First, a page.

The people in power can, however, make a huge difference in swaying the sporting worlds vision of the way things should be. People in the greatest power have the ability to shape sports and do so to fit their own values and morals. If these ‘people’ were to look at sports as something that should be worked as an equal opportunity program, they in essence could change or shape sports to be less class biased. These same ‘people’ decide “what should be important in people’s lives”14 and if they were to decide sports should be equal opportunity for all classes, then that is what would be important to people in the sporting world.
Canada and the United States have similar political set-ups in that the government gives funding to businesses. Although the numbers may be somewhat different, occurrences are still the same. “In the 1990’s about eight billion dollars of public money in the U.S. was used to build stadiums and arenas that were turned into private revenue generators for wealthy individuals and powerful corporations owning professional sport team franchises.” Politicians must help out in order to create class equality in sports. This example shows the rich and powerful becoming more rich and powerful and separating the classes even further.
Not only would everyone be given a chance to participate if all were equal, but everyone would be given equal chances to have fun. “Fun must occur within a framework created and sustained by adults who use their resources to support the programs.” If a certain class has more resources, which they do by definition, there is inequality in availability to have fun. A consistent amount of resources must be allotted in order to maintain an optimum level of fun for everyone.
The rising of prices also makes retail and resource marketing a “commercial, profit-clearing function.” This concept must be diverted onto a larger goal of equal opportunities. Without some diversion, we will get further and further away from equality.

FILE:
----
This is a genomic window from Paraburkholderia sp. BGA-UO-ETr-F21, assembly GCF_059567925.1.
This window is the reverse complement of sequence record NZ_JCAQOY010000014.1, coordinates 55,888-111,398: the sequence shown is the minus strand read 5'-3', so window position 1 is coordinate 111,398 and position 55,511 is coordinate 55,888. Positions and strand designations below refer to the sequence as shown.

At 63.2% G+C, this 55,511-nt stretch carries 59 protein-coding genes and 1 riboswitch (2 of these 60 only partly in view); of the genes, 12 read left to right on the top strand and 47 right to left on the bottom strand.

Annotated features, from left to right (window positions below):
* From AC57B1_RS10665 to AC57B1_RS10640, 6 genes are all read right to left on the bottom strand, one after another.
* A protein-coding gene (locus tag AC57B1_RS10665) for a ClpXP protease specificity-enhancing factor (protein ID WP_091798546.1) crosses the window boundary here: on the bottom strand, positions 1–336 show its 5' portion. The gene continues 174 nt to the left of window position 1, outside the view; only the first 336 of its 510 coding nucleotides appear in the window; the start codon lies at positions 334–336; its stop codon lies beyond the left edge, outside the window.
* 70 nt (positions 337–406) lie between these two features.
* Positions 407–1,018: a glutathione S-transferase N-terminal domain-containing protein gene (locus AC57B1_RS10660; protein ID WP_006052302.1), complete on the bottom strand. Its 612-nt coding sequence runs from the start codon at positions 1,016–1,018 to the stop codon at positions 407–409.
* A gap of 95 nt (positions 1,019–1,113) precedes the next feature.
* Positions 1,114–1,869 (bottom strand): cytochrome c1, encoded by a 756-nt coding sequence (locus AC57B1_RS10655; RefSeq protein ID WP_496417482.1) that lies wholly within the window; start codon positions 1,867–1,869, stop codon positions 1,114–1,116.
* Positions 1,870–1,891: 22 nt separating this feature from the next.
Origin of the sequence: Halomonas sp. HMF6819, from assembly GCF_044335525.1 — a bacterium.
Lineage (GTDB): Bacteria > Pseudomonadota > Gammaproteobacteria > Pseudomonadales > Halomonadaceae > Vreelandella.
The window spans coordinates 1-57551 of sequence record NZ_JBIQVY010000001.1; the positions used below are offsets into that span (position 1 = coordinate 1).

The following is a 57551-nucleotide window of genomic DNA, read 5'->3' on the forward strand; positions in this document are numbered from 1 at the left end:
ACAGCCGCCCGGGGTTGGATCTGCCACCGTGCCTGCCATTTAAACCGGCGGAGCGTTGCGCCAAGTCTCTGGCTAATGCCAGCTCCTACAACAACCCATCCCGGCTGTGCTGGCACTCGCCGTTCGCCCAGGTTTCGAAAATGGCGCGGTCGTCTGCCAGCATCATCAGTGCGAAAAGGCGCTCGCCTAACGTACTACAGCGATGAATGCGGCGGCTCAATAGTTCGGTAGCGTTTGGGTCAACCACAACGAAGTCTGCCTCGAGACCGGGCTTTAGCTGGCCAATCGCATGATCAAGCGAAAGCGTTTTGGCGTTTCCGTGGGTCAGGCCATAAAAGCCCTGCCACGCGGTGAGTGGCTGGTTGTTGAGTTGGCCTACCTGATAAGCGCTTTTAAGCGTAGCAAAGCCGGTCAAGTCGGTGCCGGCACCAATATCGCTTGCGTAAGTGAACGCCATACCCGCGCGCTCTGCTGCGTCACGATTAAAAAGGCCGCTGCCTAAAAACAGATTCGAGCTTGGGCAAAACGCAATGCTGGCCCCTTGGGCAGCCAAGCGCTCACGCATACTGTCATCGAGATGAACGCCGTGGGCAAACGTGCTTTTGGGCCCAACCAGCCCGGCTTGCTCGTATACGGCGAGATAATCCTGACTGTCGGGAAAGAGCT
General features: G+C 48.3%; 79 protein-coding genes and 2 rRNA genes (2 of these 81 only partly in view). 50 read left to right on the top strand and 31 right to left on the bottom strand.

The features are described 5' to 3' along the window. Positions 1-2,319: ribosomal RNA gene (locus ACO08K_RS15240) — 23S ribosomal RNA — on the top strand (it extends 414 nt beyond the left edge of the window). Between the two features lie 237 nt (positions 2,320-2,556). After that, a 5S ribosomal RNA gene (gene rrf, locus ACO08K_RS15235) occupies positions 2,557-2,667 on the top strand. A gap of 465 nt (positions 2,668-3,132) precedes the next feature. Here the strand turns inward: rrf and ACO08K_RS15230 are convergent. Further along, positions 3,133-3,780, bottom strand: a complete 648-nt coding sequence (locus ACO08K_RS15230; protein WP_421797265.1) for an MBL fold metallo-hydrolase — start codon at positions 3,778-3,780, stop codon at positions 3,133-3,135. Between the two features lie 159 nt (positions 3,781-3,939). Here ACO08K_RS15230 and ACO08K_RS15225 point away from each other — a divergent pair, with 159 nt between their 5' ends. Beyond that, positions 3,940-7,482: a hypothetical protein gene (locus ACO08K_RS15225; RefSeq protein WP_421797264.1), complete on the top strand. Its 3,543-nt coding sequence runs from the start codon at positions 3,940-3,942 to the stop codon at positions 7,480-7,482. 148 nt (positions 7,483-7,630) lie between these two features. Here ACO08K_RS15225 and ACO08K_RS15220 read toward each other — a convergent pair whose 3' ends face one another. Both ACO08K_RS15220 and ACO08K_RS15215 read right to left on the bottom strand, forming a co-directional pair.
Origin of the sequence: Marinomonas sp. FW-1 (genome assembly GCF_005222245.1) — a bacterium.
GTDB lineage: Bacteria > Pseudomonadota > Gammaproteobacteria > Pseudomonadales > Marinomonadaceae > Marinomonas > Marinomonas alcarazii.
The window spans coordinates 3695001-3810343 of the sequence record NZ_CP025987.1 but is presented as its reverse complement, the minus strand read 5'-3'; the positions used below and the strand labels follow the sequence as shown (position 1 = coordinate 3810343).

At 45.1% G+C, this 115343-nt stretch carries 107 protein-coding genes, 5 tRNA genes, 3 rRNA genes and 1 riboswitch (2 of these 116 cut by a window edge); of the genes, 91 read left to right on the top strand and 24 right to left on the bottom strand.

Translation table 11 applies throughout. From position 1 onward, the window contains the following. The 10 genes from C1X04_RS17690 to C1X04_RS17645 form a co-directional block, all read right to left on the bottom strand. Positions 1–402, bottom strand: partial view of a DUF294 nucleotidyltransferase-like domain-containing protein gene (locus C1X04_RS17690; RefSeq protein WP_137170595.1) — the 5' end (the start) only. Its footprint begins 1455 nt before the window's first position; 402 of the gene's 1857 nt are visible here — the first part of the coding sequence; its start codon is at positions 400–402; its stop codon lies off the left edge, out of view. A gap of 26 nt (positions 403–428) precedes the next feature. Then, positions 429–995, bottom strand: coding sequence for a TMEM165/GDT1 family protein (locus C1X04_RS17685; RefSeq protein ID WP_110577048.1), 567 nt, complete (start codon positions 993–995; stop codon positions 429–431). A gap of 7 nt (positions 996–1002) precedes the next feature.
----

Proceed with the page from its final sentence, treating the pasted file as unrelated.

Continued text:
When debating the community development model versus privatization in leisure-services organizations, we see that rising fees in all spectrums of sports is keeping potential participants away. The lower class of society is thus excluded from growing in participants.
In one survey “The majority of ‘sports-oriented teens’ (50% of the boys, 22% of the girls) had savings accounts and spent an average of fifteen hours a week participating in sports.” If were to project that were could create an equality within the classes with respect to sports opportunities, a utopia, each teen would have to have equal funding and equal resources to work with. If all teens had savings accounts, the number of ‘sports oriented teens’ would likely change.
Some drastically revolutionary ideas presented in After Work show ways we as a society could inhibit greater overall levels of leisure. All of their ideas were brought from a group of respected ‘thinkers’ who each had their own publications of ways to increase leisure in society.